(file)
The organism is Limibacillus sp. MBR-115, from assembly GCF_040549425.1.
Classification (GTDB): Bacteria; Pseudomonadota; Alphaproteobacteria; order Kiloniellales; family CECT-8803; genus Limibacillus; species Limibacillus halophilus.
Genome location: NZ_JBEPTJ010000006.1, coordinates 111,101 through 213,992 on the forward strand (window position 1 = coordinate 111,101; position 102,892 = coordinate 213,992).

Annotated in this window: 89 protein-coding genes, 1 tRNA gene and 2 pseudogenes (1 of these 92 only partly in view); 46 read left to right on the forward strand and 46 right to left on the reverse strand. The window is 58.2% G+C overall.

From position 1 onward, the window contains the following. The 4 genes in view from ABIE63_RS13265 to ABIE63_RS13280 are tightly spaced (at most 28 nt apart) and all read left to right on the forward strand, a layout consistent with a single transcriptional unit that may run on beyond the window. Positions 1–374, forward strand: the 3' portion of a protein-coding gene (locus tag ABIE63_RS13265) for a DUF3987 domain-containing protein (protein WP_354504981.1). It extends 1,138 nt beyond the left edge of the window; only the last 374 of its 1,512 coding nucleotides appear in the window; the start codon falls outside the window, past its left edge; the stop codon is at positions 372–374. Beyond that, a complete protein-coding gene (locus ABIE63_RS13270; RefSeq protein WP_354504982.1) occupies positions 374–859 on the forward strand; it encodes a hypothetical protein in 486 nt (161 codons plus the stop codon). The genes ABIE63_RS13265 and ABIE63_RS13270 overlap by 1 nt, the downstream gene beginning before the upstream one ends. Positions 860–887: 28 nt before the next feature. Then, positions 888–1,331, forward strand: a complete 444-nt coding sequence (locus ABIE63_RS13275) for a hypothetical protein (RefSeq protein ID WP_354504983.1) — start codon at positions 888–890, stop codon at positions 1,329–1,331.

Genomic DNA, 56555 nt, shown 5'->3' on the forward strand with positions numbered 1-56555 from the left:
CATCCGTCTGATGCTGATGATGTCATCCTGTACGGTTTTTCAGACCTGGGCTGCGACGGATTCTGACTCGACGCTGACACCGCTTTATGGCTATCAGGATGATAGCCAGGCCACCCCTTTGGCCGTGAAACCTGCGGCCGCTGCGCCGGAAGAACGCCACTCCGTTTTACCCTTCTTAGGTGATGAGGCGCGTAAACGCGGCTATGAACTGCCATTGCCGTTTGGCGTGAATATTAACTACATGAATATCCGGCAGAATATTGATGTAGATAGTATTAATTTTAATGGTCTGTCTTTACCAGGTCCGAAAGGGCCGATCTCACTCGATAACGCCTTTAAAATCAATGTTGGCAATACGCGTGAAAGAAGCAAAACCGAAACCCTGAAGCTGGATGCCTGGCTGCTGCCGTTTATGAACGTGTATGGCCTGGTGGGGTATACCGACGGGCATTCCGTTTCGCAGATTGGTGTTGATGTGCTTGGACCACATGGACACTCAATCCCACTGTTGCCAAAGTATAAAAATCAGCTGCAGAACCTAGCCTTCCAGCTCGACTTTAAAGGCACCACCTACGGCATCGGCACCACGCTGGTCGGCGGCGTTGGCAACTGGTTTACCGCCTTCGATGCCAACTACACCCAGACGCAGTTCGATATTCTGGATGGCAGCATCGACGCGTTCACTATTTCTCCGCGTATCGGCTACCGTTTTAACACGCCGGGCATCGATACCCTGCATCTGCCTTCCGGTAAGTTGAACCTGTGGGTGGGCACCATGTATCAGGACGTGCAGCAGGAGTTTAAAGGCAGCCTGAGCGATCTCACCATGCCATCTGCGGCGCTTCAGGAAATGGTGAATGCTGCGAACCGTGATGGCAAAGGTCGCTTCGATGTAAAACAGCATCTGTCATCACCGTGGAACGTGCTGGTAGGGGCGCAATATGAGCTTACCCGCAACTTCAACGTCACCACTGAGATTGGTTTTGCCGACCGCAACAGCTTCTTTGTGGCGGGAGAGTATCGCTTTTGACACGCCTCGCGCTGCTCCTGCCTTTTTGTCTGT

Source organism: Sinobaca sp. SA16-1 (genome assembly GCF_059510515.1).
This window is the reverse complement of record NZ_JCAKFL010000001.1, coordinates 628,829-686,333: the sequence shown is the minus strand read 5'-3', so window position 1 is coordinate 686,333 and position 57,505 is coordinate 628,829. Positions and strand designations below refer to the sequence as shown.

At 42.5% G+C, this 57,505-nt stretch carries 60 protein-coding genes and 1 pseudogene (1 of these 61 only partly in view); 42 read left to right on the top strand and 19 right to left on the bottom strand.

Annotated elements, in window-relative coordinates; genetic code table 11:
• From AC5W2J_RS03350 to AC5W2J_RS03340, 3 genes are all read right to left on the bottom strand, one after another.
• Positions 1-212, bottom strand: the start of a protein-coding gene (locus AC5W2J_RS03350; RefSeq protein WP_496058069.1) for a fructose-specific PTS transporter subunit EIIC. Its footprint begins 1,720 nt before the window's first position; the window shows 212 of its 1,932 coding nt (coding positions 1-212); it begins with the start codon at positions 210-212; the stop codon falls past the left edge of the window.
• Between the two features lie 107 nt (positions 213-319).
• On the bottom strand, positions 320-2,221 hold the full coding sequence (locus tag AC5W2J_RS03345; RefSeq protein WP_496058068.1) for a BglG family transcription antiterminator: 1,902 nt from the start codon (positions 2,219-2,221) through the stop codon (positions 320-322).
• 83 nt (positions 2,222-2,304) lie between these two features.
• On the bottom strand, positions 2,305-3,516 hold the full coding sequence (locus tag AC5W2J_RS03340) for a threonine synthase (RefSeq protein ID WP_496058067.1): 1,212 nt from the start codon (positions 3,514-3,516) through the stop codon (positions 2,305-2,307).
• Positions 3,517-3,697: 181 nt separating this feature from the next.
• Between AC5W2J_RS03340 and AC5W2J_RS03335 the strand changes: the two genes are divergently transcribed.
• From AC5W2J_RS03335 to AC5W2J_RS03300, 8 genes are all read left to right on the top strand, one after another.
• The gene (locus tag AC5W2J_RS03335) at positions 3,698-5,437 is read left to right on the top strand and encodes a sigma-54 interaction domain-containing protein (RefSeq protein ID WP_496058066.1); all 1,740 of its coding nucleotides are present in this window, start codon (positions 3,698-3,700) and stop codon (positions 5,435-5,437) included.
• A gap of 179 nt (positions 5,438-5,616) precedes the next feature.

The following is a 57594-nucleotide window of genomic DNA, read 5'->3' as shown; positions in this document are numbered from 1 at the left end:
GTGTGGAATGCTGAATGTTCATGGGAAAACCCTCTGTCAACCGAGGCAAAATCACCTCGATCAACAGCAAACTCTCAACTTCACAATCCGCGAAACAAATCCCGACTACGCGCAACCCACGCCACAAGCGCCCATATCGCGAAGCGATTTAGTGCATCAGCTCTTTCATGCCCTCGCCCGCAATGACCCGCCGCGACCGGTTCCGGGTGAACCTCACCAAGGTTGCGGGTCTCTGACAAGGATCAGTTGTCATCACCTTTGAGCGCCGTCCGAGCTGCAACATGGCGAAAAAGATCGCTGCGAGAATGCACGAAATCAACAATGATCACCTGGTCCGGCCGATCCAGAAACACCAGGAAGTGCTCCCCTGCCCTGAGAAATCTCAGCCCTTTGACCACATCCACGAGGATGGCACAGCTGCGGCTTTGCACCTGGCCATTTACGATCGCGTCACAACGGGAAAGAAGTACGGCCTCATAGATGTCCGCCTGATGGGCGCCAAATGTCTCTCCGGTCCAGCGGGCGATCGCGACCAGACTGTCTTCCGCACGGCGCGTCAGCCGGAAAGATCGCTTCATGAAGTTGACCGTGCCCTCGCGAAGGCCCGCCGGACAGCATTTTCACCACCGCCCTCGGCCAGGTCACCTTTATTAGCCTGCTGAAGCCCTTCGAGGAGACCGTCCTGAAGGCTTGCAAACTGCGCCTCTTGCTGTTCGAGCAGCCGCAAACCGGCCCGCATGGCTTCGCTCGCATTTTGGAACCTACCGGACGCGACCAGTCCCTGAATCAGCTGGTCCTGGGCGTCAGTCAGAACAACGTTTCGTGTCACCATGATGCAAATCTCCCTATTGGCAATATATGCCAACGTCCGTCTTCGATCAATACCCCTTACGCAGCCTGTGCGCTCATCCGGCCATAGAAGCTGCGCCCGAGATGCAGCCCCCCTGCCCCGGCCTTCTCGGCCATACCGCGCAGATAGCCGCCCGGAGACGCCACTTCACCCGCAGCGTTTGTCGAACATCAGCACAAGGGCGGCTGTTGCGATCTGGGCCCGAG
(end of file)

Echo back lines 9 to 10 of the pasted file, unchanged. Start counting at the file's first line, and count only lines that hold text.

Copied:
This window is the reverse complement of record NZ_JCAKFL010000001.1, coordinates 628,829-686,333: the sequence shown is the minus strand read 5'-3', so window position 1 is coordinate 686,333 and position 57,505 is coordinate 628,829. Positions and strand designations below refer to the sequence as shown.

At 42.5% G+C, this 57,505-nt stretch carries 60 protein-coding genes and 1 pseudogene (1 of these 61 only partly in view); 42 read left to right on the top strand and 19 right to left on the bottom strand.